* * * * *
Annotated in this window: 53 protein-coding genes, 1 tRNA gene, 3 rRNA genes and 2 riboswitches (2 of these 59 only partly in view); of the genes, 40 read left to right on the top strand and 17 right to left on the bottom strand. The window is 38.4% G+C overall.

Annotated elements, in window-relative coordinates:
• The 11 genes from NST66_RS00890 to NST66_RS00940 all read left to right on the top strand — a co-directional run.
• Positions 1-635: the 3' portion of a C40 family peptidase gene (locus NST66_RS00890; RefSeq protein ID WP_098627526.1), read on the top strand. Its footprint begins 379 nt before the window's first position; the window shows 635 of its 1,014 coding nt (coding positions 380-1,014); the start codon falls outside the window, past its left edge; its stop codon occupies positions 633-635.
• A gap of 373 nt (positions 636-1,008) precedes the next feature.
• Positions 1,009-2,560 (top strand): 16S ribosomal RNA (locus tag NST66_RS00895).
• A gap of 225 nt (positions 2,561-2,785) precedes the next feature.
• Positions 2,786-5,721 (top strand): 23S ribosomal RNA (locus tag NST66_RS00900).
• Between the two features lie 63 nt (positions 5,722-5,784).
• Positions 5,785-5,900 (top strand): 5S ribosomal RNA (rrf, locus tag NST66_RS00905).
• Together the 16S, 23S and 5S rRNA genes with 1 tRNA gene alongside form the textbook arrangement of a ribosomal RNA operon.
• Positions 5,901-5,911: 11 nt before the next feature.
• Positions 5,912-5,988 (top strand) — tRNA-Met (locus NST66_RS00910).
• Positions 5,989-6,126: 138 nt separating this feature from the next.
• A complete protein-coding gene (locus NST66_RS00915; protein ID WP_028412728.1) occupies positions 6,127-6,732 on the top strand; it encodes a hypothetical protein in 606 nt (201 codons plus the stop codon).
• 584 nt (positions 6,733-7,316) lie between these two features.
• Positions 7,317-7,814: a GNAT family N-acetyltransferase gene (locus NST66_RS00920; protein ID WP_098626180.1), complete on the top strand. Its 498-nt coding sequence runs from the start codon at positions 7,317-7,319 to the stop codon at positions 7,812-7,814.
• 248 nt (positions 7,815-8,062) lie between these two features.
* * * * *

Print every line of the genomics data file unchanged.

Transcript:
Annotated in this window: 53 protein-coding genes, 1 tRNA gene, 3 rRNA genes and 2 riboswitches (2 of these 59 only partly in view); of the genes, 40 read left to right on the top strand and 17 right to left on the bottom strand. The window is 38.4% G+C overall.

Annotated elements, in window-relative coordinates:
• The 11 genes from NST66_RS00890 to NST66_RS00940 all read left to right on the top strand — a co-directional run.
• Positions 1-635: the 3' portion of a C40 family peptidase gene (locus NST66_RS00890; RefSeq protein ID WP_098627526.1), read on the top strand. Its footprint begins 379 nt before the window's first position; the window shows 635 of its 1,014 coding nt (coding positions 380-1,014); the start codon falls outside the window, past its left edge; its stop codon occupies positions 633-635.
• A gap of 373 nt (positions 636-1,008) precedes the next feature.
• Positions 1,009-2,560 (top strand): 16S ribosomal RNA (locus tag NST66_RS00895).
• A gap of 225 nt (positions 2,561-2,785) precedes the next feature.
• Positions 2,786-5,721 (top strand): 23S ribosomal RNA (locus tag NST66_RS00900).
• Between the two features lie 63 nt (positions 5,722-5,784).
• Positions 5,785-5,900 (top strand): 5S ribosomal RNA (rrf, locus tag NST66_RS00905).
• Together the 16S, 23S and 5S rRNA genes with 1 tRNA gene alongside form the textbook arrangement of a ribosomal RNA operon.
• Positions 5,901-5,911: 11 nt before the next feature.
• Positions 5,912-5,988 (top strand) — tRNA-Met (locus NST66_RS00910).
• Positions 5,989-6,126: 138 nt separating this feature from the next.
• A complete protein-coding gene (locus NST66_RS00915; protein ID WP_028412728.1) occupies positions 6,127-6,732 on the top strand; it encodes a hypothetical protein in 606 nt (201 codons plus the stop codon).
• 584 nt (positions 6,733-7,316) lie between these two features.
• Positions 7,317-7,814: a GNAT family N-acetyltransferase gene (locus NST66_RS00920; protein ID WP_098626180.1), complete on the top strand. Its 498-nt coding sequence runs from the start codon at positions 7,317-7,319 to the stop codon at positions 7,812-7,814.
• 248 nt (positions 7,815-8,062) lie between these two features.